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Updated Nov 06, 2023

7 Ways to Build a Successful Construction Business

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Jennifer Dublino, Contributing Writer

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The stakes are high in the construction industry. Building homes and buildings is expensive, and safety issues are paramount. Customers tend to be cautious and highly involved in the construction process, which can potentially cause issues for construction firms. 

Construction company owners must be mindful of customer service, quality, costs and many more factors to find success and attract loyal customers. We’ll explore seven tips for building a successful construction business and highlight essential tools for everyday operations.

Did You Know?Did you know

According to Real Estate Witch, the typical cost to build a house is $466,000, and the average renovation cost is $48,384. Commercial buildings that businesses buy or lease can run $30 to $90 per square foot for materials and labor.

How to build a successful construction business

While the construction industry forecast is bright and shows no signs of slowing down, construction businesses face challenges and dangers that aren’t for the faint of heart. 

When building or growing your construction firm, pay attention to the following factors to protect your reputation and business and thrive in the industry.

1. Prioritize customer service in your construction business.

In the hiring process, seeking talented contractors is crucial. However, finding employees who can provide efficient customer service is also essential. 

Your clients will remember your team’s work and how your employees treated them during the construction process. Assemble a team who will respect your clients, display patience and show understanding when there are concerns or issues. This level of support will help you avoid customer service pitfalls and go a long way toward generating customer loyalty, earning repeat customers and gaining valuable referrals.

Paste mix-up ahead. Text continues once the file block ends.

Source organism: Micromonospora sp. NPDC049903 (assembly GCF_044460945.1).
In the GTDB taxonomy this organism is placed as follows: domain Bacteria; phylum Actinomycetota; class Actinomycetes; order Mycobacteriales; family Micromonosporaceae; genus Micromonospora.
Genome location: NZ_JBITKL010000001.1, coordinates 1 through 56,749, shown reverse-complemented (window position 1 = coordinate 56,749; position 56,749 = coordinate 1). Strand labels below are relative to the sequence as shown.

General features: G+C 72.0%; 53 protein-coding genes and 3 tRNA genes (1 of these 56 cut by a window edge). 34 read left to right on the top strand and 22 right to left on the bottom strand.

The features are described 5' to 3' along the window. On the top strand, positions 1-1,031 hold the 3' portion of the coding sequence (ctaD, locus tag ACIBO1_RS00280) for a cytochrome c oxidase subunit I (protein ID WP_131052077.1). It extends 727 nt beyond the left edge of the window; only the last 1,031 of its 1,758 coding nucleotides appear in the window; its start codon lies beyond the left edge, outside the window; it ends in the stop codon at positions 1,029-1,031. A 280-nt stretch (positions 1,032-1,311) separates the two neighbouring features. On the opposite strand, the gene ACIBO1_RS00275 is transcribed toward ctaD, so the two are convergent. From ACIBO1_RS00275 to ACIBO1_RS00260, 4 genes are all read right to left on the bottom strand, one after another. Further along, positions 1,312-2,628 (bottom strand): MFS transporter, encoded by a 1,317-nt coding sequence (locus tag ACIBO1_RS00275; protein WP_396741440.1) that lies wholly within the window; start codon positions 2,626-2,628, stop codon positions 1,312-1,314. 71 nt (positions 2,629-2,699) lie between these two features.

2. Find your niche in the construction industry.

Contracting encompasses many niches. If you specialize in a particular area, make it known. Promoting your company as superior in a specific niche – for example, window installation or roof repair – is an excellent way to ensure you’re the one clients call when a window cracks or the roof starts to leak. 

Even if you’re a general contractor, you can still offer a broader spectrum of services while branding your company as “the best” in a specific niche.

TipBottom line

Avoid fines and legal repercussions by ensuring you have the proper construction business licenses and permits in place.

3. Market your construction business.

Marketing your construction company is crucial. While acquiring clients through word-of-mouth advertising is great, developing a robust regional and local marketing strategy will further grow your business. Use fundamental branding tools to help get your company’s name out there so people think of you when they need a contractor.

4. Cover your bases by insuring your construction business.